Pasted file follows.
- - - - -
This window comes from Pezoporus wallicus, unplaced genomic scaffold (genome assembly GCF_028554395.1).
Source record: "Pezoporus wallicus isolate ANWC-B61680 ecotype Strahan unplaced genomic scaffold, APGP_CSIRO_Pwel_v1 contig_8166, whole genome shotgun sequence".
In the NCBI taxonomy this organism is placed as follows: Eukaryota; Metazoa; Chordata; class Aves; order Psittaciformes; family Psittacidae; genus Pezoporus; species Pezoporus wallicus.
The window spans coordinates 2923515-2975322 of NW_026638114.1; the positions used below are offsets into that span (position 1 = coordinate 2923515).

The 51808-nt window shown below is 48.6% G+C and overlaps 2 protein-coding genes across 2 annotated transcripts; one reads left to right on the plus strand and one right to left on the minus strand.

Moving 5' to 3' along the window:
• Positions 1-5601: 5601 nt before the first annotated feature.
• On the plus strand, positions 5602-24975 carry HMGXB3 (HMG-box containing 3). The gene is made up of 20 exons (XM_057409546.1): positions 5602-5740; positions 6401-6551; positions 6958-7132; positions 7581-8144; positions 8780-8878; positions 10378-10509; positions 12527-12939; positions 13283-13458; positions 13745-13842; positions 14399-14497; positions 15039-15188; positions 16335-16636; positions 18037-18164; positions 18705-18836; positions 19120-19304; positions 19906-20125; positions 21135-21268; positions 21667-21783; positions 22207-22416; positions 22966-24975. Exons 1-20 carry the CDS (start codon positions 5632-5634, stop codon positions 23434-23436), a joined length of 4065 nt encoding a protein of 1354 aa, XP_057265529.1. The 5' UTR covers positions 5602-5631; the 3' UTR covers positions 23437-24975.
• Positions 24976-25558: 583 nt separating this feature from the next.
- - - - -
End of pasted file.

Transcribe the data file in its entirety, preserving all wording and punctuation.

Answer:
This window comes from Pezoporus wallicus, unplaced genomic scaffold (genome assembly GCF_028554395.1).
Source record: "Pezoporus wallicus isolate ANWC-B61680 ecotype Strahan unplaced genomic scaffold, APGP_CSIRO_Pwel_v1 contig_8166, whole genome shotgun sequence".
In the NCBI taxonomy this organism is placed as follows: Eukaryota; Metazoa; Chordata; class Aves; order Psittaciformes; family Psittacidae; genus Pezoporus; species Pezoporus wallicus.
The window spans coordinates 2923515-2975322 of NW_026638114.1; the positions used below are offsets into that span (position 1 = coordinate 2923515).

The 51808-nt window shown below is 48.6% G+C and overlaps 2 protein-coding genes across 2 annotated transcripts; one reads left to right on the plus strand and one right to left on the minus strand.

Moving 5' to 3' along the window:
• Positions 1-5601: 5601 nt before the first annotated feature.
• On the plus strand, positions 5602-24975 carry HMGXB3 (HMG-box containing 3). The gene is made up of 20 exons (XM_057409546.1): positions 5602-5740; positions 6401-6551; positions 6958-7132; positions 7581-8144; positions 8780-8878; positions 10378-10509; positions 12527-12939; positions 13283-13458; positions 13745-13842; positions 14399-14497; positions 15039-15188; positions 16335-16636; positions 18037-18164; positions 18705-18836; positions 19120-19304; positions 19906-20125; positions 21135-21268; positions 21667-21783; positions 22207-22416; positions 22966-24975. Exons 1-20 carry the CDS (start codon positions 5632-5634, stop codon positions 23434-23436), a joined length of 4065 nt encoding a protein of 1354 aa, XP_057265529.1. The 5' UTR covers positions 5602-5631; the 3' UTR covers positions 23437-24975.
• Positions 24976-25558: 583 nt separating this feature from the next.